Investment Adventures in Emerging Markets


Chinese Equities: Conviction Amid Change in the Year of the Tiger

The upcoming Chinese New Year will usher in the Year of the Tiger, an animal in the Chinese zodiac widely associated with strength and courage. Franklin Templeton Emerging Markets Equity’s Michael Lai discusses his constructive outlook for China and the investment opportunities he sees.

Key Takeaways

  • Our outlook for China in 2022 is constructive. After a year of significant policy changes, we believe that industry participants and investors have recognized the government’s strategic aims and are adapting to the new regulatory frameworks.
  • China’s easing monetary policy, seen against a tightening bias in the West, could also strengthen the investment case for both Chinese equities and stocks in the broader emerging market universe.
  • We expect quality companies in China to deliver growth across market cycles. We also see growth opportunities for companies that are likely to benefit from policy tailwinds.

Policy Recalibration in Progress

2021 marked a year of significant policy changes in China. “Common prosperity,” which had long been an underlying theme in the economy, rose to the forefront and set the context for regulators looking to address imbalances within the internet, education, property and other industries. On a broader level, the government displayed its willingness to trade off sharp economic growth for quality and sustainable growth. The policy shifts, coming on top of a restrictive monetary and fiscal stance, created market volatility as investors reset their expectations.

Entering 2022, our outlook for China is constructive. We believe that industry participants and investors have recognized the government’s strategic aims and are adapting to the new regulatory frameworks. We could also start to see an incremental normalization in regulatory actions. Take the internet industry as an example. The government showed that it was uncomfortable with the concentration of market power in a few large companies and laid out broad requirements to level the playing field. Importantly, it still understood these companies’ virtues in terms of generating business opportunities for their users, which ultimately supports common prosperity. The antitrust penalties that the authorities have imposed and the corrective steps that companies have undertaken indicate good progress for the industry in emerging from regulatory scrutiny.

Internet companies have been adjusting their business models in light of the new socioeconomic order, which has weighed on their earnings growth and stock valuations. Nonetheless, we are hopeful that they can resume their earnings momentum when the regulatory dust settles and their new business models take shape, perhaps toward the second half of 2022. The steep declines in their valuation multiples are a sign that investors have priced in much of the concern surrounding their future earnings.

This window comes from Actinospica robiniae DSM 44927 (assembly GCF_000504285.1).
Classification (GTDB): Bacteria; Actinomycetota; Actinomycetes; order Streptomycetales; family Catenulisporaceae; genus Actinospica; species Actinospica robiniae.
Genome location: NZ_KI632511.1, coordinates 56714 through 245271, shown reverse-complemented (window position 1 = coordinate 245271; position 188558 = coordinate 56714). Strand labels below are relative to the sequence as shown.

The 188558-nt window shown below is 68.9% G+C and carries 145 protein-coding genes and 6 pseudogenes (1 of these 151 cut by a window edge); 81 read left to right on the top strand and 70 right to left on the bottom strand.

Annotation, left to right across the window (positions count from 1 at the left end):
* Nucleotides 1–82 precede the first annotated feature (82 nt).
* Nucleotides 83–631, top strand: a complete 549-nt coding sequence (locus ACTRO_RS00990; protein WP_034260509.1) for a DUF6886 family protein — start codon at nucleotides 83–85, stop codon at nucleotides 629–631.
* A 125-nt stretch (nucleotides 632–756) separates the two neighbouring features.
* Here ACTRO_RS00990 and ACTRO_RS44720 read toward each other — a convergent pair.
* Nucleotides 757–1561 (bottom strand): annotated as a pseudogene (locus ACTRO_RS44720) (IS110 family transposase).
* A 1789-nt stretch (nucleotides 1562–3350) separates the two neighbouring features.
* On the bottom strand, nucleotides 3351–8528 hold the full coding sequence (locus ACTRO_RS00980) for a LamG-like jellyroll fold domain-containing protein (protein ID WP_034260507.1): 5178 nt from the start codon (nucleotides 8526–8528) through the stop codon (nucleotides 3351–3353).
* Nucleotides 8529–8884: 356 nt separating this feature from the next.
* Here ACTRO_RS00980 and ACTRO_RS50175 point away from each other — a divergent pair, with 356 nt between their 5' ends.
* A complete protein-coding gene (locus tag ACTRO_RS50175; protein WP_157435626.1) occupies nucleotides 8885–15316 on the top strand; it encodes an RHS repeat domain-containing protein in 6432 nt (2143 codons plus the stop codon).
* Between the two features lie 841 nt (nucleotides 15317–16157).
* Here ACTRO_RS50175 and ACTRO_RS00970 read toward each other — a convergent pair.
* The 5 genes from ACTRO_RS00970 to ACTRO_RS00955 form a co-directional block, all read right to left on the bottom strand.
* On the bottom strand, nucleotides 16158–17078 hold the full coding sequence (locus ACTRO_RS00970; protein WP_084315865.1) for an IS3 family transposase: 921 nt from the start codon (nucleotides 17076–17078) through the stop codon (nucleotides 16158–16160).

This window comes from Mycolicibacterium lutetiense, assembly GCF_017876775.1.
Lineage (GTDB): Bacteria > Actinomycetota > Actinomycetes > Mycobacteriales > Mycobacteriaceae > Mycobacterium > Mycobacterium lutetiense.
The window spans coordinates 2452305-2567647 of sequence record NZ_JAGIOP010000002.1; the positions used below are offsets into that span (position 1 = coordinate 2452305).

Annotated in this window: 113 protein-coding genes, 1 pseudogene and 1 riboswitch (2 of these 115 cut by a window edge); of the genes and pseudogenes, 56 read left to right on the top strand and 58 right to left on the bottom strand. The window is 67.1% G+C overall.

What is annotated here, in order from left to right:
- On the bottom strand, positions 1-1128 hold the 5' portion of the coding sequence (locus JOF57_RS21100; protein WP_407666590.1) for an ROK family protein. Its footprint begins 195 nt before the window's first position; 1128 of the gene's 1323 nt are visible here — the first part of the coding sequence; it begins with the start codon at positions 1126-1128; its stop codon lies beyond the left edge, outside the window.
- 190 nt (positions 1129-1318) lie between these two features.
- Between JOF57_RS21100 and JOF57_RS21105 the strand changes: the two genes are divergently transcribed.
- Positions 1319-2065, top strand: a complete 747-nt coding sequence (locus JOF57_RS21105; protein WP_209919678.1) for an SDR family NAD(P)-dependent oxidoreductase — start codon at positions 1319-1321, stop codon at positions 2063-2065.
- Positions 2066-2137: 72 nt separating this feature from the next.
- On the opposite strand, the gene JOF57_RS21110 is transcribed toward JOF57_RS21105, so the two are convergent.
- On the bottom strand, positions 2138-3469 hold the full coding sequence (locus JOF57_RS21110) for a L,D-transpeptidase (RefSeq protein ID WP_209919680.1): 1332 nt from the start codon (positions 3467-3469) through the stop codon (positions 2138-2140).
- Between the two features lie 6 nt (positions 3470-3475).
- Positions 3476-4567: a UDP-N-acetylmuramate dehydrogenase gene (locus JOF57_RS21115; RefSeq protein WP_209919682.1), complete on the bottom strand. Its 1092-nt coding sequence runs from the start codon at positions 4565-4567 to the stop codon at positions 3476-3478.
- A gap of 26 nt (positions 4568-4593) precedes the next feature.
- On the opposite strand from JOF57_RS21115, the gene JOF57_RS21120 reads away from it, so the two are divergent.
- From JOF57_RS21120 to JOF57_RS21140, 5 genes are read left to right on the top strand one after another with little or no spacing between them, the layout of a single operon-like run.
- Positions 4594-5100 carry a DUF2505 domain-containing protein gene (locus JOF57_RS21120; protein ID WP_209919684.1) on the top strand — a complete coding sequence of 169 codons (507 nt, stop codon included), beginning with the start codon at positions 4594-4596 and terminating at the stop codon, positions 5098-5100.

Markets have been nervous about regulators turning their sights to health care, one of the “three big mountains”—along with housing and education—driving up living costs in China. In our view, such worries overlook the major reforms that officials have already introduced in the past few years to improve drug affordability and quality for an aging population. The National Reimbursement Drug List1 and Volume-Based Procurement program,2 for example, have helped to lower drug prices. The government is also encouraging the development of first-in-class or best-in-class treatments in China, and we have seen local biotechnology firms succeed with innovative oncology drugs that have secured regulatory approvals and licensing deals in the West.

As a whole, we believe the most extensive policy changes could be largely behind us. These changes could give rise to micro regulations down the line, although we expect the latter to have less impact on markets. That said, we would not rule out future regulatory crackdowns completely. Industries that begin to see market concentration risk, excessive capital inflows or other imbalances are likely to draw regulators’ attention. This highlights the realities of investing in China, a market that we think is more policy-driven than economy-driven.

Easing Monetary Stance

Meanwhile, China has started to loosen its monetary policy. Its easing stance, seen against a tightening bias in the West to counter inflation, could strengthen the investment case for Chinese equities and broader emerging market stocks. Although rising inflation is a global phenomenon and producer prices in China have climbed, Chinese producers’ margins have been more resilient than we expected, signaling their ability to pass on some cost increases to end-consumers locally and overseas. This partly reflects the world’s continued dependence on China for a wide range of goods in the absence of alternative sources of supply. We expect global inflationary pressures to recede in 2022, though not to previous lows. The pandemic could continue to obstruct supply chains, while US trade tariffs and a general deterioration in global trade relations in recent years could underpin inflation structurally.